e-sports!
HOME SELECT A SPORT FANTASY LEAGUES CHAT SEARCH WEB BOARDS
Dirk Hoag
smbar.gif (79 bytes)

Your Chance to voice your opinion about this article

 

Would you like to receive the
e-sports newsletter?
 

Other
recent columns

smbar.gif (79 bytes)
More Articles By Dirk Hoag
smbar.gif (79 bytes)
Search The Archives
smbar.gif (79 bytes)
More Articles On Hockey

Backup While You Sleep

Sign Up to write for e-sports! and earn cash!

Dining
Skyrocketing Salaries Sputter, For Now
Up The Boards
By Dirk Hoag
Friday, December 19, 1997

There has been a great gnashing of teeth and plenty of grumbling from the owners regarding rising salaries in the NHL in light of the new Paul Kariya and Eric Lindros contracts, but considering how things appeared just a few months ago, the owners (and fans) should consider themselves lucky.

Remember how the market looked after Chris Gratton hit the $9 million signing-bonus jackpot, courtesy of the Philadelphia Flyers? Analysts around the league predicted that if Gratton drew that kind of money, then the real superstars, like Kariya and Lindros, would command upwards of $10 million a year, if not more. After having seen the ludicrous contracts paid to NBA players recently, there was every reason to believe that a new era was at hand.

But something derailed this crazy train of excess. There seems to be an underlying uncertainty around the NHL about future revenues - as seen by the lack of long-term contracts. Lindros, Kariya, and Derian Hatcher each signed for two seasons. Joe Sakic got a three year deal. Mike Modano signed a one-year pact in hopes of negotiating again next summer, as did Doug Gilmour.

The league recently signed a new 5-year contract with the Labatt Brewing Company and the CBC netting more than $50 million per year for Canadian TV rights, a substantial increase from their previous contract with Molson. In a couple more years, the U.S. rights go up for grabs, and nobody truly knows where the bidding will stop. For players, the risk of signing a multi-year deal is that should the U.S. TV contract prove lucrative, salaries around the league will rise while they lag behind. For owners, it's hard to project what future revenues will look like, so making such a major commitment to one player is difficult, particularly in the injury-prone sport of hockey.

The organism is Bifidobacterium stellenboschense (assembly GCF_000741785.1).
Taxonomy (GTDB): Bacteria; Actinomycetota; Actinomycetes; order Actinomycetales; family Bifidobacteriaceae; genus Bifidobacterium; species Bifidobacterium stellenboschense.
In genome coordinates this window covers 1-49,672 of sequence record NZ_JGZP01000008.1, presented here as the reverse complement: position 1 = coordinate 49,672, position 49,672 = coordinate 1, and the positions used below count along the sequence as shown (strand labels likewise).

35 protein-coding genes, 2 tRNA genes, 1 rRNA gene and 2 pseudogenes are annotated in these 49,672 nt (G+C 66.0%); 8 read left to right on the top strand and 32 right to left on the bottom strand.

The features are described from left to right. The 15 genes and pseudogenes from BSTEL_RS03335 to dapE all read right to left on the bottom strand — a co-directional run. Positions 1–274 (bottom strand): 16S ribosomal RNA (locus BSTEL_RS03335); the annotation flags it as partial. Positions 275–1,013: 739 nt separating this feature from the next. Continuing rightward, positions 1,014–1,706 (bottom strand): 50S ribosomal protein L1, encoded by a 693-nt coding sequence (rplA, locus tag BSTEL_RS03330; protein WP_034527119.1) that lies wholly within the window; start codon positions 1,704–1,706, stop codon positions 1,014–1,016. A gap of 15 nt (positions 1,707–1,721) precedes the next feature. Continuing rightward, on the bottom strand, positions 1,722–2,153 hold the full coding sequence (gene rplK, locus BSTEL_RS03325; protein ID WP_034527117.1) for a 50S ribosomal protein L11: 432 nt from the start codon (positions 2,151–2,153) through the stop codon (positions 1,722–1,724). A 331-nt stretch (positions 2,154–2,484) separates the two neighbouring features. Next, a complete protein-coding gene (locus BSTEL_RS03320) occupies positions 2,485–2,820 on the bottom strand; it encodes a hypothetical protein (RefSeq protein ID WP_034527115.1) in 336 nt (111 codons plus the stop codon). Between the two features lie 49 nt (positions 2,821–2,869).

For fans, the good news is that for now, at least, tickets prices aren't likely to keep rising to support an entirely new level of player compensation. On the contrary, some teams have realized that they are testing the limits as to how much the public will pay for tickets, and Pittsburgh management has openly stated that a rollback in prices might be necessary to once again fill up the Civic Arena. For the moment, it seems, fiscal responsibility has become trendy in professional sports. Enjoy it while it lasts!

Any feedback, comments or responses to Dirk Hoag's weekly column can be e-mailed to Up The Boards

All information, HTML, source code, text, and graphics are under the exclusive registered use of Victory Sports Marketing and are Copyright � 1997 Victory Sports Marketing Corp. All Rights Reserved.